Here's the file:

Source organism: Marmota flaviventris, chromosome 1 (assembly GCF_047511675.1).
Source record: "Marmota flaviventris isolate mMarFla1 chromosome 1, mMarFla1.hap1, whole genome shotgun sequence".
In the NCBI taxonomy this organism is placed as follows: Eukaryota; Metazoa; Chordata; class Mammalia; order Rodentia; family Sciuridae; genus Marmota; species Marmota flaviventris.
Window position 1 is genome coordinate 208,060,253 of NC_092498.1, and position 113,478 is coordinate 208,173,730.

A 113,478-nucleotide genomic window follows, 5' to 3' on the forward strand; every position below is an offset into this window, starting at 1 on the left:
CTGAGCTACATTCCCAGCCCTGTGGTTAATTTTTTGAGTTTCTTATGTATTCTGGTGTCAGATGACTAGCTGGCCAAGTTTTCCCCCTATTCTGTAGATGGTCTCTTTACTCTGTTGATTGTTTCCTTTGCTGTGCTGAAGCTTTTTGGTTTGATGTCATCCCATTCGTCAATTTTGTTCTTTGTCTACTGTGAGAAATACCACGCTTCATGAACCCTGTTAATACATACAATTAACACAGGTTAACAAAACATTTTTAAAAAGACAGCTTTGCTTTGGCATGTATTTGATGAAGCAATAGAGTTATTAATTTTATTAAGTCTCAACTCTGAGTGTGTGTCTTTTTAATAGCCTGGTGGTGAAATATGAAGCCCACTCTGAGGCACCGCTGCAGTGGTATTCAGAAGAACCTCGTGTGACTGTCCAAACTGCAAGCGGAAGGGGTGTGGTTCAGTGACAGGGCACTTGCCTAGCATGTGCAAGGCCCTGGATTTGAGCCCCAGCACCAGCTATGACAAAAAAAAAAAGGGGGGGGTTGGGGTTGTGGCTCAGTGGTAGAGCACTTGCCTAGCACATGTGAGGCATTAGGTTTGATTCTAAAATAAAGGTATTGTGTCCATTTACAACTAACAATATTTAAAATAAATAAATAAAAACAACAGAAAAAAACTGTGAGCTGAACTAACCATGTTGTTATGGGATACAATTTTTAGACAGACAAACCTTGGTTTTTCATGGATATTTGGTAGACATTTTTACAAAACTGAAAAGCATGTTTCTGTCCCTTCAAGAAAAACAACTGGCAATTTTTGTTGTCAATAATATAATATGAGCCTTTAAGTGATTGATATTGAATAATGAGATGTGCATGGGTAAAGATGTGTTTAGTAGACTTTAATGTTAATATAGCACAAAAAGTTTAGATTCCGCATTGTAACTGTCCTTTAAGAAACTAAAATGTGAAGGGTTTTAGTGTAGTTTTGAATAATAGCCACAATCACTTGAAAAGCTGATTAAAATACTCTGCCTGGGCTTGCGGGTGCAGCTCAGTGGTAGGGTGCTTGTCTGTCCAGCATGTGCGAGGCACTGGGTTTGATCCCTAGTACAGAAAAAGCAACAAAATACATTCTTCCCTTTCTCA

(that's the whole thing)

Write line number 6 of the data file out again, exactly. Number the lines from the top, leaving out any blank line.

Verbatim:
CTGAGCTACATTCCCAGCCCTGTGGTTAATTTTTTGAGTTTCTTATGTATTCTGGTGTCAGATGACTAGCTGGCCAAGTTTTCCCCCTATTCTGTAGATGGTCTCTTTACTCTGTTGATTGTTTCCTTTGCTGTGCTGAAGCTTTTTGGTTTGATGTCATCCCATTCGTCAATTTTGTTCTTTGTCTACTGTGAGAAATACCACGCTTCATGAACCCTGTTAATACATACAATTAACACAGGTTAACAAAACATTTTTAAAAAGACAGCTTTGCTTTGGCATGTATTTGATGAAGCAATAGAGTTATTAATTTTATTAAGTCTCAACTCTGAGTGTGTGTCTTTTTAATAGCCTGGTGGTGAAATATGAAGCCCACTCTGAGGCACCGCTGCAGTGGTATTCAGAAGAACCTCGTGTGACTGTCCAAACTGCAAGCGGAAGGGGTGTGGTTCAGTGACAGGGCACTTGCCTAGCATGTGCAAGGCCCTGGATTTGAGCCCCAGCACCAGCTATGACAAAAAAAAAAAGGGGGGGGTTGGGGTTGTGGCTCAGTGGTAGAGCACTTGCCTAGCACATGTGAGGCATTAGGTTTGATTCTAAAATAAAGGTATTGTGTCCATTTACAACTAACAATATTTAAAATAAATAAATAAAAACAACAGAAAAAAACTGTGAGCTGAACTAACCATGTTGTTATGGGATACAATTTTTAGACAGACAAACCTTGGTTTTTCATGGATATTTGGTAGACATTTTTACAAAACTGAAAAGCATGTTTCTGTCCCTTCAAGAAAAACAACTGGCAATTTTTGTTGTCAATAATATAATATGAGCCTTTAAGTGATTGATATTGAATAATGAGATGTGCATGGGTAAAGATGTGTTTAGTAGACTTTAATGTTAATATAGCACAAAAAGTTTAGATTCCGCATTGTAACTGTCCTTTAAGAAACTAAAATGTGAAGGGTTTTAGTGTAGTTTTGAATAATAGCCACAATCACTTGAAAAGCTGATTAAAATACTCTGCCTGGGCTTGCGGGTGCAGCTCAGTGGTAGGGTGCTTGTCTGTCCAGCATGTGCGAGGCACTGGGTTTGATCCCTAGTACAGAAAAAGCAACAAAATACATTCTTCCCTTTCTCA